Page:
London - If Tottenham Hotspur playmaker Christian Eriksen gets his hands on the League Cup after the final with Chelsea on Sunday he can thank his father who coached him and was his harshest critic.
The 23-year-old Danish international will walk out onto the Wembley turf with the hopes of trophy-starved Spurs fans on his shoulders.
The free-kick specialist with the knack of scoring late goals has been to Wembley before but did not play having been injured when his country faced England in a friendly last March.
This time he will have a key role for Spurs as they try to lift silverware for the first time since their 2008 League Cup triumph over Chelsea.
Tottenham have struggled against Chelsea in the league in recent years but thumped them 5-3 at White Hart Lane on New Year's Day which has given them belief they can repeat the feat.
"We showed that we can play against them and beat them, having played a few games before that where we tried but couldn't succeed, and I think it gives us a lot of confidence that we are able to do it again," said Eriksen.
The softly-spoken classic number 10, who wears 23, is the most important player to come out of Denmark since Michael and Brian Laudrup but he is comfortable with the pressure.
"A lot of players who start young always get the comparison from other people who are a bit older or from the Danish newspapers," he told a pre-League Cup final news conference.
"With the Laudrups that started early, so they began to put a bit of pressure on me. I've been used to it since I started playing. Luckily I'm starting to make my own (reputation)."
Eriksen has been Denmark's footballer of the year for the past two years and was his country's youngest debutant since Michael Laudrup when playing against Austria in March 2010.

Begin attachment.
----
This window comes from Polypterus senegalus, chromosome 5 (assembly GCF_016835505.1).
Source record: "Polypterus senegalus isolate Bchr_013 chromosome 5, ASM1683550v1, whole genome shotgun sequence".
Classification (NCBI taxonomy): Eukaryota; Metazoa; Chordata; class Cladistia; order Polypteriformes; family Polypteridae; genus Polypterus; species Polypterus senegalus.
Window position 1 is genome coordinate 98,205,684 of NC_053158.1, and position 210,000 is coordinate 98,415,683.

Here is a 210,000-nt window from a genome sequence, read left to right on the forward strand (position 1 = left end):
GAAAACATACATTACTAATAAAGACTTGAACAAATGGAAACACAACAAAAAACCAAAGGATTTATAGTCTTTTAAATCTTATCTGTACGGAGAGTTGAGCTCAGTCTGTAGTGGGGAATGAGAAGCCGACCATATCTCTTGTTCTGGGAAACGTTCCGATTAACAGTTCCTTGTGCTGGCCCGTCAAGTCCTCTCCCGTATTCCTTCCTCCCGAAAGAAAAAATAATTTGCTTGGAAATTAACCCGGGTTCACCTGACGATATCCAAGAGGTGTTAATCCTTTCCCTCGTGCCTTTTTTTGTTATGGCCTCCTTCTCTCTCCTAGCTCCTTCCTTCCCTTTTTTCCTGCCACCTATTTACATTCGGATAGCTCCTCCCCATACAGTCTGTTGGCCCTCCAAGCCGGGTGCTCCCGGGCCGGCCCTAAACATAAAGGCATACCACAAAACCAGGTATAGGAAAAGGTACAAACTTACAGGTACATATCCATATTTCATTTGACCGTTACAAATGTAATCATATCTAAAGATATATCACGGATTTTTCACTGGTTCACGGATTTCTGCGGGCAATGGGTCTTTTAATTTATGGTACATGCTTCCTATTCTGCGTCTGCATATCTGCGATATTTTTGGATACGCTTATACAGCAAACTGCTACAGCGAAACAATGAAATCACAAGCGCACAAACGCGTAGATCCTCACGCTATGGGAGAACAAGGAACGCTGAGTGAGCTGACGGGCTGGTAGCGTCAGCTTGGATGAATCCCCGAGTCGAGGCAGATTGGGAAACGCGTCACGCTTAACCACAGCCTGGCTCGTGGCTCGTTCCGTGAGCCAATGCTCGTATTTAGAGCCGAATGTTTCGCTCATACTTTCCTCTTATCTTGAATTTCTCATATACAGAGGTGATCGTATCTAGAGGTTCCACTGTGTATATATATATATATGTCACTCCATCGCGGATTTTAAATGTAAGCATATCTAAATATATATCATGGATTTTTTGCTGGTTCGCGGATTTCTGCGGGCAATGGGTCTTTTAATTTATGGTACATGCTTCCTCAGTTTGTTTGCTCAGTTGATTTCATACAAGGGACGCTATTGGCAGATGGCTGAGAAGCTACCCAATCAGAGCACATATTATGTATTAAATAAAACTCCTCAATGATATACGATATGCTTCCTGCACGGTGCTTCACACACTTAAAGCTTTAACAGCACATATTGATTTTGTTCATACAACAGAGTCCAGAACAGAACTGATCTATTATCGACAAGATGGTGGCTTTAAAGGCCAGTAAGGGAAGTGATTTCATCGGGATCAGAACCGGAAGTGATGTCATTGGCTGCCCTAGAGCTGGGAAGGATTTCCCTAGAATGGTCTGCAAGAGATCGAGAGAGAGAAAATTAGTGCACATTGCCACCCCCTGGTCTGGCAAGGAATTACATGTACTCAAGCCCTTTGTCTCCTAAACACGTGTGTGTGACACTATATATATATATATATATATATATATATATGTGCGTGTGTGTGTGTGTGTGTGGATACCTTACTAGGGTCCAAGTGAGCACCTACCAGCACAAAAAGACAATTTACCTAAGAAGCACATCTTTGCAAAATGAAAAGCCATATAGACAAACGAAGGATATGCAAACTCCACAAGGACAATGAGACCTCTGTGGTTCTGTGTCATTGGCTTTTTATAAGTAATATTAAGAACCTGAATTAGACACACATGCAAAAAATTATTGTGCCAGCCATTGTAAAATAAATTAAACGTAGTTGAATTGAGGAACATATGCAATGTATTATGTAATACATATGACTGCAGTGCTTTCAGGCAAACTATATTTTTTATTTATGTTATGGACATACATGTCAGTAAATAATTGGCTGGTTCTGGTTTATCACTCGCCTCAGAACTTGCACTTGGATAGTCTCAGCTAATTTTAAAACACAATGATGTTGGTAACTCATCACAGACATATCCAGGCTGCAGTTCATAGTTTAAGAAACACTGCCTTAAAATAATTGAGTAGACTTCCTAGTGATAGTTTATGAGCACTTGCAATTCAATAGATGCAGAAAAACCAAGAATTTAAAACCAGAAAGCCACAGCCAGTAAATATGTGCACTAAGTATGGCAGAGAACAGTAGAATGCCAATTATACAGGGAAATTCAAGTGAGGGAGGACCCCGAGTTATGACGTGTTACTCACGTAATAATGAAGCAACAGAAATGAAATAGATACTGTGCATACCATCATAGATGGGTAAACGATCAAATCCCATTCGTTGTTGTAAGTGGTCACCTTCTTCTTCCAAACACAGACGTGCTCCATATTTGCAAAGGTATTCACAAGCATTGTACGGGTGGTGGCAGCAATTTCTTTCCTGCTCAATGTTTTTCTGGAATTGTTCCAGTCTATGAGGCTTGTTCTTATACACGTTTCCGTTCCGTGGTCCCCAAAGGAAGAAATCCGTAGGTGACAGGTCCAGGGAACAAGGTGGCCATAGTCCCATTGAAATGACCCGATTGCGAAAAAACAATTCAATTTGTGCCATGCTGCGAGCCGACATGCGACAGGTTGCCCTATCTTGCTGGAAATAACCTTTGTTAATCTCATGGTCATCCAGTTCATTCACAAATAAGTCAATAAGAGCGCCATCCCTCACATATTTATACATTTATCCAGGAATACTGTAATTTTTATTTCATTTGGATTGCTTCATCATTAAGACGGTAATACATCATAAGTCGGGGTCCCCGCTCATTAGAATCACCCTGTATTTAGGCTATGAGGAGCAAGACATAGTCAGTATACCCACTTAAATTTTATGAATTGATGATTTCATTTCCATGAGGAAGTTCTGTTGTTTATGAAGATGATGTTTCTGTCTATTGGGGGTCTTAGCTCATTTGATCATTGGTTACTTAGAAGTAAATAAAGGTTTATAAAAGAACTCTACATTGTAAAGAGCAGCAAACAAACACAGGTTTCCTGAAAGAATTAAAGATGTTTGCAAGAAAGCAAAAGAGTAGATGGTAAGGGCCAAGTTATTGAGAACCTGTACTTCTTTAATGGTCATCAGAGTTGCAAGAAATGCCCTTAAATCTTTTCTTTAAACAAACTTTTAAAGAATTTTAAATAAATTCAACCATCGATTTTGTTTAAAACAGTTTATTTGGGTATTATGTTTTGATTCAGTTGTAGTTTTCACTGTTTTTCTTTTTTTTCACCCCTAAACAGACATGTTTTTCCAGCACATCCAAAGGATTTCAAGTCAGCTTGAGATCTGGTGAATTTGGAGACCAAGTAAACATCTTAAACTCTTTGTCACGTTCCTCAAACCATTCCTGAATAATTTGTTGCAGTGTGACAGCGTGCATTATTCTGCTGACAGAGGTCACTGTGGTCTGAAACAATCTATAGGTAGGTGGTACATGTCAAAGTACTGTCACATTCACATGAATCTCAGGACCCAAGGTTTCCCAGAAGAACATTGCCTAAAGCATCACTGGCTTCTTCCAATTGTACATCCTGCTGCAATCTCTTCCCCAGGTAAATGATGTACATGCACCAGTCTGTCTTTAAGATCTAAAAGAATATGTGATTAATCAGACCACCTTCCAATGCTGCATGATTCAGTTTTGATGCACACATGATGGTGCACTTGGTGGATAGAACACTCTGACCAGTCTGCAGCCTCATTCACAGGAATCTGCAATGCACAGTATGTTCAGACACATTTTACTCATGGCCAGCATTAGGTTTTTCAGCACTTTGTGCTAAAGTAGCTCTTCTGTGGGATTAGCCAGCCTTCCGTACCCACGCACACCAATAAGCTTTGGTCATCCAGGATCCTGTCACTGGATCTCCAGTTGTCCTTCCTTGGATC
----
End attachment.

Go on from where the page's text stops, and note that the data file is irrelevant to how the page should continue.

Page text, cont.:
The midfielder joined Ajax Amsterdam from Denmark's OB Odense in 2008, scoring 33 goals in 161 games as they won three straight Eredivisie titles through to the 2012/13 season.
Eriksen joined Spurs before the start of last season for 11 million pounds on the recommendation of the club's Belgium central defender Jan Vertonghen who played with him at Ajax.
His influence at Tottenham has grown steadily under manager Mauricio Pochettino and he is now their key outfield player. He has scored 11 goals in 34 games in all competitions this season.
"If you have a plan from your manager you know what to do and what you're capable of and you just want to show it and you get the confidence from the manager to do what you're good at. I think that definitely helps you," he said.
Eriksen has also had the support of his father Thomas, a former player who coached his son as a youngster and was not afraid to tell him some home truths when things went wrong.
"He was a footballer as well so he knew a lot of things and he knew what he wanted. But of course there were some times when I had a bad game and he would tell me to do better.
"After I spoke to him sometimes I've locked the door to my room but he has the discussion with me and I'm listening and after that it's a new day. That's football."
Eriksen was speaking at a Tottenham Hotspur Foundation event highlighting the club's Education and Football Development Centre programme. For more see tottenhamhotspur.com/foundation